Elisabeth deserves all of the credit for solving this issue. She was possibly the most helpful customer support representative I've ever worked with.

Also, in the process of doing some research for this blog post (yeah, I do that sometimes shut up), I came across an article she wrote the day we figured this stuff out. So I guess I shouldn't feel too bad for making you guys wait 2 years for my post.

Note: Test footage from of Arri can be found here.

Using iPhones in Production


When talking to people about my work, a fairly frequent question I get asked is if I ever shoot “professional” video on my iPhone. The topic of whether or not one can use a phone for “real” video production is a great way to get people with strong opinions about technology all riled up. So let’s get to it.

When it comes to my own work, the answer to whether or not you can use an iPhone for professional video is “sometimes”. I have in the past, and will continue to use my iPhone as a professional camera. But, it’s in a limited capacity and probably not in the way most people would guess.

In the video I directed for 1Password, the insert shot of my pug, Russell, sitting on a couch was shot on my iPhone 5S in my living room [1]. Last year, for another video I directed, a shot we didn’t get on set was created entirely in CG, combining plates shot on our Arri Alexa Mini, a Nikon D4, and my iPhone 6S.

Nobody noticed, in either instance, because the iPhone footage was used in limited and specific ways. Russell was sitting in front of blown-out windows which might have given away the difference in dynamic range of the iPhone footage, so I replaced the windows with an HDR still image that was also taken on my 5S. In the CG shot, the element that was shot on the iPhone was not the center of attention and passed by quickly, without scrutiny.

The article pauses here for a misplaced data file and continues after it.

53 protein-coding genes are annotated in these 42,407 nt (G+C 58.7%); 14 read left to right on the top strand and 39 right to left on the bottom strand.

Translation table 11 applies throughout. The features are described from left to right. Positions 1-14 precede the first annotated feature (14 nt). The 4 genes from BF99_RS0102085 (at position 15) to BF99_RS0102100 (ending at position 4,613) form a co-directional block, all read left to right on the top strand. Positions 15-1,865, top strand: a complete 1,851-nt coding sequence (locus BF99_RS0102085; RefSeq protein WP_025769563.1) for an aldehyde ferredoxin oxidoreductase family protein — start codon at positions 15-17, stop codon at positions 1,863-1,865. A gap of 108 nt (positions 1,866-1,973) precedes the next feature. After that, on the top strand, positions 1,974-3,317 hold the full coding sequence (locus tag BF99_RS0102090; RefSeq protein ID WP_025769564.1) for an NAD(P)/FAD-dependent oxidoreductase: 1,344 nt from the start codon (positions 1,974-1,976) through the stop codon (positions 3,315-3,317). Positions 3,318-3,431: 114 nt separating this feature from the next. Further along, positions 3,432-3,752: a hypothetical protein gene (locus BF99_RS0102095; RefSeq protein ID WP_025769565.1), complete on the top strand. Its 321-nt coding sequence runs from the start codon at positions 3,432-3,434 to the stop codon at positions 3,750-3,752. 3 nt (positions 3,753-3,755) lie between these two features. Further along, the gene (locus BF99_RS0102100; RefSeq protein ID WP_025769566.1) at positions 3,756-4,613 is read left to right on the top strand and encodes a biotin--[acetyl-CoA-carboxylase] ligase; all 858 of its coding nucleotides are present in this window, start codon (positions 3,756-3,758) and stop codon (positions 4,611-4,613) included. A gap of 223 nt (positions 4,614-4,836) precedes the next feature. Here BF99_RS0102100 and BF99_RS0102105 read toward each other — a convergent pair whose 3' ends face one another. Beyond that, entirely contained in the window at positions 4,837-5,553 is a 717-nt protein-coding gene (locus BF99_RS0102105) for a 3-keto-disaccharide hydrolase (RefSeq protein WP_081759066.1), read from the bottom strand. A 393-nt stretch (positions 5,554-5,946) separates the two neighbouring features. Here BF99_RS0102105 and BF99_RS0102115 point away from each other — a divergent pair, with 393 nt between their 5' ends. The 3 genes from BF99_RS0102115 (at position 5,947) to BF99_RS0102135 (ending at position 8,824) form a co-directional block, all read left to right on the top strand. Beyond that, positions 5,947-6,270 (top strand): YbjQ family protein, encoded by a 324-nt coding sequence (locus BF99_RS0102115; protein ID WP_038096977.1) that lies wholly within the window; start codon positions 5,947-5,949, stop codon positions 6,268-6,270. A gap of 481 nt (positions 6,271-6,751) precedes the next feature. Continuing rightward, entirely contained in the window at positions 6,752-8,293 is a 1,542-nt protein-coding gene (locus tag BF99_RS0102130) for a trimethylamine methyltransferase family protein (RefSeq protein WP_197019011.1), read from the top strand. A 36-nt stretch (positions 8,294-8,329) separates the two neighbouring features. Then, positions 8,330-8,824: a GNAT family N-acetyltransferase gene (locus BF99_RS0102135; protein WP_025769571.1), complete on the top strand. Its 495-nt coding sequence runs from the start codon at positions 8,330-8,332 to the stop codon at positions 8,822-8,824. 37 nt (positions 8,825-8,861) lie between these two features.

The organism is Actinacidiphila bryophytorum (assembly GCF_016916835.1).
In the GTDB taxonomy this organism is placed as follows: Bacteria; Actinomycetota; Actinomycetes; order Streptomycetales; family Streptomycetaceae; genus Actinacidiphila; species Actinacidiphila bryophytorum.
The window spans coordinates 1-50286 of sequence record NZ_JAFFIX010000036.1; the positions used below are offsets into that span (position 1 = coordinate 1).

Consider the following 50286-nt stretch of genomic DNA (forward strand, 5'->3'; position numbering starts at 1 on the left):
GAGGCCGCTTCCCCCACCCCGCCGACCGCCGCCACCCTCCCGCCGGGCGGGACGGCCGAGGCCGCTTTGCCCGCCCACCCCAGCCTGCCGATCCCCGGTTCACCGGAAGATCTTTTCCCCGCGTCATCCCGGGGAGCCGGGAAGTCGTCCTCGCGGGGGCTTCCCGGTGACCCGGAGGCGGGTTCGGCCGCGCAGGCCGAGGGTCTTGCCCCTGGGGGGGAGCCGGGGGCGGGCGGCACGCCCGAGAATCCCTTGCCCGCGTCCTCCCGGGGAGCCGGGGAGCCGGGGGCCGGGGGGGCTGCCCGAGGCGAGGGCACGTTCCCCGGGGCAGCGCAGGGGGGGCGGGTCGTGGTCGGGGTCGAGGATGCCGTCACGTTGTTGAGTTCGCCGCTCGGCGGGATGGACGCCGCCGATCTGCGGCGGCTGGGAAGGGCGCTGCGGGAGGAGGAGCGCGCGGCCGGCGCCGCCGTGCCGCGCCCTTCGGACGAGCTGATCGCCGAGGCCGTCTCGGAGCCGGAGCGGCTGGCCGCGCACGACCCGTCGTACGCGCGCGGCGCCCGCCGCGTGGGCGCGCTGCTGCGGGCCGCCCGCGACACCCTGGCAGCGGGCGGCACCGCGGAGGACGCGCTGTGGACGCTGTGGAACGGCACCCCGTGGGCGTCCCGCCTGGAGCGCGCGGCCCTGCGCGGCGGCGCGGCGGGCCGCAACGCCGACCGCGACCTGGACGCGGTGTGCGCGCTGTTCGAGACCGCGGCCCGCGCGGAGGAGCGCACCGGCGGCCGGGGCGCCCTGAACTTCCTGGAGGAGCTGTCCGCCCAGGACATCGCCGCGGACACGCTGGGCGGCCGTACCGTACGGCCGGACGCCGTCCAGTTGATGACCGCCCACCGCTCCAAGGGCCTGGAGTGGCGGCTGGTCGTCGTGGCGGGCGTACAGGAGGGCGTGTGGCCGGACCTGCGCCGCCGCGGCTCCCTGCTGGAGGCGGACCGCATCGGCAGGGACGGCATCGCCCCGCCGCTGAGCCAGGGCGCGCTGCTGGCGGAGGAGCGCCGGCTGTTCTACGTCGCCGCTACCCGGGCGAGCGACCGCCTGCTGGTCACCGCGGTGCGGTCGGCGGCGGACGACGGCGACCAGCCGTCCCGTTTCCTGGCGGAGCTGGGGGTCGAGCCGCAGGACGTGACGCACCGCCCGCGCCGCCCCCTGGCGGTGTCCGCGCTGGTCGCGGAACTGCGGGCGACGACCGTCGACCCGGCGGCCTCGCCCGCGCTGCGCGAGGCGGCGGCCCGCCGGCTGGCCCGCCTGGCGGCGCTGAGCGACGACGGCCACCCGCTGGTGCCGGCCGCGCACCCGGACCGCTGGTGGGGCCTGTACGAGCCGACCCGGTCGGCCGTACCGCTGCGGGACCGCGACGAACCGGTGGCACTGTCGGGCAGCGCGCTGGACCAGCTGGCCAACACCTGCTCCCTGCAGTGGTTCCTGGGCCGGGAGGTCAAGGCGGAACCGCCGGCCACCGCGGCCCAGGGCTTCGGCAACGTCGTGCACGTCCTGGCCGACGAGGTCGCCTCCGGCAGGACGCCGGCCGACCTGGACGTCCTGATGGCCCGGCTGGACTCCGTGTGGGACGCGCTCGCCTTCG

A key aspect of shooting usable video on an iPhone is treating the iPhone like any other professional camera. Recording with an app, like Filmic Pro, that allows for full manual control over the Shutter, Aperture, ISO, and White Balance is essential. As is keeping the frame stable by mounting the phone to a tripod or c-stand with a mount like a Glif (my phone-mounting solution of choice).

You need to light your scene, whether that be with studio lights or natural light. And, possibly the biggest differentiator between professional and amateur video, if your video involves sound, you need to use an external microphone.

Shooting video on a phone is not a costly endeavor, but it does require care and attention to detail.

In Production

Recently, I shot a project wherein my iPhone 6S was the primary and only camera used.

Gasp!” you say. “It’s true,” says I.

The video was for an iOS app that had a video chat component, similar to a FaceTime call. And, while I could have used a Big-Boy Cinema Camera to shoot the actors, simulating the lens and footage characteristics of a front-facing iPhone camera, I took this project as an opportunity to put my phone through its paces on a real set.

In addition to everything we covered in the previous section of this post, there were 2 technical hurdles that needed addressing before it was time to roll cameras.